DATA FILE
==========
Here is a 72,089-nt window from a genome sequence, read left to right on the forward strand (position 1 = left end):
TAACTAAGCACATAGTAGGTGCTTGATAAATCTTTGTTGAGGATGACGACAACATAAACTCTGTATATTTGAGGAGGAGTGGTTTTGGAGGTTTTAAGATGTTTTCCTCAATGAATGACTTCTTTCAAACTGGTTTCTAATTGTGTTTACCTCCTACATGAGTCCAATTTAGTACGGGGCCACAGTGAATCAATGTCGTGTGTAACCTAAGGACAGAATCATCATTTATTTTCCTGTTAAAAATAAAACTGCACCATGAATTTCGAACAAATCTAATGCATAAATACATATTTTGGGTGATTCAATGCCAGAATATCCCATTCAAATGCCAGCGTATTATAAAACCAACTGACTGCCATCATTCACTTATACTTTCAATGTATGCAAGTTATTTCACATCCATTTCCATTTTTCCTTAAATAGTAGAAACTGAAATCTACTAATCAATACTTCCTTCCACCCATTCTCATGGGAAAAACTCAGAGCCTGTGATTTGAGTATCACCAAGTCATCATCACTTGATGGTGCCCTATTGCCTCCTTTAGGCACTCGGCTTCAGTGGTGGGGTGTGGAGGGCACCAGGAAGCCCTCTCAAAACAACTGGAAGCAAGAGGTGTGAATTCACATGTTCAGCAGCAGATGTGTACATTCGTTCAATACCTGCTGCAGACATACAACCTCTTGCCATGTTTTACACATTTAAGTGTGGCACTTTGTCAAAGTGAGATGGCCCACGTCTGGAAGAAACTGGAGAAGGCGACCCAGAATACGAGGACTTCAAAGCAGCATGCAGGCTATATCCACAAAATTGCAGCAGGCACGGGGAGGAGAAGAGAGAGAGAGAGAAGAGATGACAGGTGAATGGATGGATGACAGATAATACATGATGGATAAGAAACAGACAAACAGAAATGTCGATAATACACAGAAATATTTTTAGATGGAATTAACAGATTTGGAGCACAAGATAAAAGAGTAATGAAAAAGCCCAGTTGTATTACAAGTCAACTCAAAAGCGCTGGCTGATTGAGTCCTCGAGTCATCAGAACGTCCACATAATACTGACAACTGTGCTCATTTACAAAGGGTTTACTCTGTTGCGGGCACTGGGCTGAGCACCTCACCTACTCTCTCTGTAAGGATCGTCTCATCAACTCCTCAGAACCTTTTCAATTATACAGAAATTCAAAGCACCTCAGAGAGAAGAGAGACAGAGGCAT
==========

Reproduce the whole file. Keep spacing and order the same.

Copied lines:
Here is a 72,089-nt window from a genome sequence, read left to right on the forward strand (position 1 = left end):
TAACTAAGCACATAGTAGGTGCTTGATAAATCTTTGTTGAGGATGACGACAACATAAACTCTGTATATTTGAGGAGGAGTGGTTTTGGAGGTTTTAAGATGTTTTCCTCAATGAATGACTTCTTTCAAACTGGTTTCTAATTGTGTTTACCTCCTACATGAGTCCAATTTAGTACGGGGCCACAGTGAATCAATGTCGTGTGTAACCTAAGGACAGAATCATCATTTATTTTCCTGTTAAAAATAAAACTGCACCATGAATTTCGAACAAATCTAATGCATAAATACATATTTTGGGTGATTCAATGCCAGAATATCCCATTCAAATGCCAGCGTATTATAAAACCAACTGACTGCCATCATTCACTTATACTTTCAATGTATGCAAGTTATTTCACATCCATTTCCATTTTTCCTTAAATAGTAGAAACTGAAATCTACTAATCAATACTTCCTTCCACCCATTCTCATGGGAAAAACTCAGAGCCTGTGATTTGAGTATCACCAAGTCATCATCACTTGATGGTGCCCTATTGCCTCCTTTAGGCACTCGGCTTCAGTGGTGGGGTGTGGAGGGCACCAGGAAGCCCTCTCAAAACAACTGGAAGCAAGAGGTGTGAATTCACATGTTCAGCAGCAGATGTGTACATTCGTTCAATACCTGCTGCAGACATACAACCTCTTGCCATGTTTTACACATTTAAGTGTGGCACTTTGTCAAAGTGAGATGGCCCACGTCTGGAAGAAACTGGAGAAGGCGACCCAGAATACGAGGACTTCAAAGCAGCATGCAGGCTATATCCACAAAATTGCAGCAGGCACGGGGAGGAGAAGAGAGAGAGAGAGAAGAGATGACAGGTGAATGGATGGATGACAGATAATACATGATGGATAAGAAACAGACAAACAGAAATGTCGATAATACACAGAAATATTTTTAGATGGAATTAACAGATTTGGAGCACAAGATAAAAGAGTAATGAAAAAGCCCAGTTGTATTACAAGTCAACTCAAAAGCGCTGGCTGATTGAGTCCTCGAGTCATCAGAACGTCCACATAATACTGACAACTGTGCTCATTTACAAAGGGTTTACTCTGTTGCGGGCACTGGGCTGAGCACCTCACCTACTCTCTCTGTAAGGATCGTCTCATCAACTCCTCAGAACCTTTTCAATTATACAGAAATTCAAAGCACCTCAGAGAGAAGAGAGACAGAGGCAT